This morning we arrive in Cape Town 10:00AM and transfer to hotel in the V&A waterfront area.Later we take a short walking tour of the centre of South Africa's "Mother City". Although Portuguese navigator Bartholomeu Dias circumnavigated the Cape of Good Hope in 1488, it was not until 1652 that Jan van Riebeck established a Dutch settlement at Table Bay to supply fresh produce and meat to the fleets of the Dutch East India Company on their voyages between Europe and the spice islands of the east (today’s Indonesia.) One of the early nicknames for Cape Town was "The Tavern of the Seas." Cape Town's streets are laid out in a grid pattern on flat land stretching from the sea to majestic Table Mountain.
First of 3 nights in Cape Town. City Lodge V & A Waterfront. Dinner.

Friday November 8 Cape Town:
Table Mountain + Robben Island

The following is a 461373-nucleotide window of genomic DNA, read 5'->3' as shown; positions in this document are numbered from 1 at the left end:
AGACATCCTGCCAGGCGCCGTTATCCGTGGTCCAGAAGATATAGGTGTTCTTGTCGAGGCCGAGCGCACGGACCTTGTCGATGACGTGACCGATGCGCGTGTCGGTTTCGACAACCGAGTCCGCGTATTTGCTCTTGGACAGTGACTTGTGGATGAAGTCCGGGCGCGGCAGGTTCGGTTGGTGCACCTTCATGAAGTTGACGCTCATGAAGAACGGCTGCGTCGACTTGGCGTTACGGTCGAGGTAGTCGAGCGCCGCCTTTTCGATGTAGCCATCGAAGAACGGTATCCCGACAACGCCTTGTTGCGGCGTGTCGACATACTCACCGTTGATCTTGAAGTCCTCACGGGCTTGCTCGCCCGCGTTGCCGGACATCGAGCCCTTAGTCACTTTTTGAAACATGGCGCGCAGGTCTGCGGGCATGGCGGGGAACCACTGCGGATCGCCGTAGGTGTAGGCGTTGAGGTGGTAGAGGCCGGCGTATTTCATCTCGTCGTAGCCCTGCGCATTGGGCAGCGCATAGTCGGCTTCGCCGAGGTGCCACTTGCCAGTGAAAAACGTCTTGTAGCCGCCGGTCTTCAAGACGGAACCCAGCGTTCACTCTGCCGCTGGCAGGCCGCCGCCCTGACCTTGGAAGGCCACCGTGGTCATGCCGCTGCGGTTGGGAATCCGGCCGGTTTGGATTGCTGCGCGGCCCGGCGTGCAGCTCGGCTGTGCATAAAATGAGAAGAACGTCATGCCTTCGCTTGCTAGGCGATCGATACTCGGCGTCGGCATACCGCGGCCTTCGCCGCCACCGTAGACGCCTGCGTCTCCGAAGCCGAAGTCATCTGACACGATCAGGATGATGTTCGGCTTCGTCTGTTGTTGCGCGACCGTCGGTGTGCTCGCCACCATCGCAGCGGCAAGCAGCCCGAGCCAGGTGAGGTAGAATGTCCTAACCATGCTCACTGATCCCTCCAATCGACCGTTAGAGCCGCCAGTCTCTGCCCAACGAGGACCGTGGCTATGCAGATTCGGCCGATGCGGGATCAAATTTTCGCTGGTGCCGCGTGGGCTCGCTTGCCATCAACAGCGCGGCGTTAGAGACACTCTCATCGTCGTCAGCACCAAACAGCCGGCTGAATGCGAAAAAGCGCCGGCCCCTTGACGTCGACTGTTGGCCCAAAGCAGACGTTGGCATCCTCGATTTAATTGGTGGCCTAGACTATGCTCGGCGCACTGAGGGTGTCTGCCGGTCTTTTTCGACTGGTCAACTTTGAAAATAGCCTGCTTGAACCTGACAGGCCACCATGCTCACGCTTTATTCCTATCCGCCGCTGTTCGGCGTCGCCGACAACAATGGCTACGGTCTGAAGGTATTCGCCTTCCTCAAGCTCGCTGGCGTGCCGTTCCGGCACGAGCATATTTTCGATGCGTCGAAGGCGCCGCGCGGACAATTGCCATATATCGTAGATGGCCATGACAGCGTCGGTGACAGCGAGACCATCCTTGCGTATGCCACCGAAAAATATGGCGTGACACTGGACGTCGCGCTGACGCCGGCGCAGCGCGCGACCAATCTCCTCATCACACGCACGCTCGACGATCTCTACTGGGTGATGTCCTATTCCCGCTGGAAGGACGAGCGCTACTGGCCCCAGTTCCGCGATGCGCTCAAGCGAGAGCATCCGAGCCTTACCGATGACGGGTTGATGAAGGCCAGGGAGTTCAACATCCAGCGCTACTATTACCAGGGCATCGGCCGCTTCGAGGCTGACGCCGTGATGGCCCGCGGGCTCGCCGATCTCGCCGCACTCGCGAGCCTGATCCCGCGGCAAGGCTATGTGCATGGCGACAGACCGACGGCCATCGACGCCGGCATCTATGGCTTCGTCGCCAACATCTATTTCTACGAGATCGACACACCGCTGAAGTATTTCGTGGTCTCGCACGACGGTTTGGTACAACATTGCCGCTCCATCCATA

If the weather is suitable, we will ride the gondola up 1,086 metres (3,562 feet) to the summit of Table Mountain for spectacular views of the mountainous spine of the Cape Peninsula, Table Bay and Robben Island, where Nelson Mandela was imprisoned for nearly twenty years. We start our guided tour of the city itself at Greenmarket Square, which was created as a market in 1710. This was originally the place where public proclamations were read, including an 1834 declaration freeing slaves. The square is the site of Cape Town's first civic building, the Burgher Wachthuis, built between 1751 and 1761 to house the town guard. Today it is known as the Old Town House and is considered to be one of the finest examples of Cape Baroque architecture. Nearby we see the Castle of Good Hope, which is the oldest building in South Africa. The Castle was completed in 1679 to protect the new settlement against possible attack. Built in 1905, the old City Hall is a blend of Italian Renaissance and British colonial architecture. The Groote Kerk stands on the site of the oldest Dutch Reformed Church in the country and its bell tower dates from 1701. In this area is a large park known as the Company Gardens. This is the area where the Dutch East India Company's settlers first started growing their own produce in 1652. Today over 8,000 species of exotic plants grow in the gardens. The gardens are bracketed by some of the finest architecture in the city. The Houses of Parliament were built in 1884 and enlarged in 1910. De Tuynhuys is the office of the state president. The Cultural History Museum building housed the Supreme Court from 1810 to 1967.